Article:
Sisters to challenge refusal to allow Redress Board application

Two sisters who allege they were abused in residential institutions have brought a challenge to the refusal, on grounds of being out of time, to allow them bring an application for redress.

Two sisters who allege they were abused in residential institutions have brought a challenge to the refusal, on grounds of being out of time, to allow them bring an application for redress.

The sisters, who cannot be identified for legal reasons, were admitted to convent in the South East during the 1960s following the death of their mother, where they claim they suffered abuse.

The High Court heard today that they did not make a claim for compensation to the Residential Institutions Redress Board till after the December 2005 deadline expired.

This, they claim, was because the convent in question was not on list of institutions which the scheme applied to under the name it was commonly known. As a results the sisters believed they were not eligible for compensation.

The sisters both moved to rural parts of UK, where they currently reside, did not meet up with members of the Irish community and were not generally familiar with the redress scheme, the deadline of which was December 2005.

However they did become aware of the redress scheme in 2004 after their brother received compensation.

It was recommended to them to make an application and they looked up information on the internet. However they claim that there was no reference to the convent where they had been resident.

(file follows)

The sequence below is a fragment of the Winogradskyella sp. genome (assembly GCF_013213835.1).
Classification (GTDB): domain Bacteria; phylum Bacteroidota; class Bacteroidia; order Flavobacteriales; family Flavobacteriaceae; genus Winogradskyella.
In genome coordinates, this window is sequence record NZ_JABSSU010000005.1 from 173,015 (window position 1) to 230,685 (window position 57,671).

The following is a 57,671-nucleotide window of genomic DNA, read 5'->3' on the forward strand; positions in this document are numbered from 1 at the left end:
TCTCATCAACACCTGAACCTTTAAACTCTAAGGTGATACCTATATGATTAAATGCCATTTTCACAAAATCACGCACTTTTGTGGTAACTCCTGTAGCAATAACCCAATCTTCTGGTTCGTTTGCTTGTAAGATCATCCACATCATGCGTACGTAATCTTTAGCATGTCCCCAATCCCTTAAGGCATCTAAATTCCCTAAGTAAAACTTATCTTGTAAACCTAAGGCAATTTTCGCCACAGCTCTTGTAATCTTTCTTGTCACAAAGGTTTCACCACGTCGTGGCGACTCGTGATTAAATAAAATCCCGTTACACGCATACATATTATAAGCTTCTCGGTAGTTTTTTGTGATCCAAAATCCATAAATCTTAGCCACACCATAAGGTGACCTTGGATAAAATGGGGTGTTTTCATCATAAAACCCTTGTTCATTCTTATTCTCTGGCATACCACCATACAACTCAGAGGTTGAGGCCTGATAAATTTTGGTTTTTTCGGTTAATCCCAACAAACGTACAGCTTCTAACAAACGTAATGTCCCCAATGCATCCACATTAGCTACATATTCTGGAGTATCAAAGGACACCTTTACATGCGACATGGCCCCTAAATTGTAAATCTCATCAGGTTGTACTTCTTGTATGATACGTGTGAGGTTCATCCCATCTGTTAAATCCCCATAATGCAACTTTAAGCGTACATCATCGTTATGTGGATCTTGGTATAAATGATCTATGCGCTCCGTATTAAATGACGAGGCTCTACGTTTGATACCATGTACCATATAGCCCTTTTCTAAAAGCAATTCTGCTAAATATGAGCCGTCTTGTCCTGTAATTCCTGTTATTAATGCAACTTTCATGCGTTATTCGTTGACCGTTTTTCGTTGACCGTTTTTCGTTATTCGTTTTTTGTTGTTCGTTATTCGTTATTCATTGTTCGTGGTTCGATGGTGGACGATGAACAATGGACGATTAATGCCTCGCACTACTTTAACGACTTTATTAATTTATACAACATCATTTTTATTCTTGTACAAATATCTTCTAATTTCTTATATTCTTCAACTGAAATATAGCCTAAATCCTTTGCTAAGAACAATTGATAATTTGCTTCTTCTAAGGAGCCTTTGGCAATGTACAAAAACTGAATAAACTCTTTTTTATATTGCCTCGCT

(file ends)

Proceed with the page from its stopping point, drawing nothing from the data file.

However they subsequently learned that the convent the both resided at was listed under a title they were not familiar with, and not the name it was commonly known.

Following advice they received at a London Irish Centre in 2010 they made applications under the scheme for an extension of time to apply for compensation. However last November those applications were dismissed by the Board on the grounds that no exception circumstances exist.

Lawyers on their behalf dispute the boards findings. They argued that their case is exceptional, and that the board's refusal is irrational, and a denial of their rights to fair procedures and natural and Constitutional justice.

In their High Court proceedings against the Residential institutional Redress Board they are seeking orders quashing the Board's decision of November 9 last to refuse to grant them an extension of time to bring their claim.

They are seeking declarations that their circumstances were exceptional, that they had insufficient opportunity to submit their applications and the Board failed to properly publicise and identify the institution they were in by the name it was commonly known.

They are further seeking orders that the Board accept their applications for an award under the scheme.

Leave to bring the challenge was granted on an ex-parte (one side only) basis, by Mr Justice Michael Peart. The Judge made the matter returnable to a date in March.

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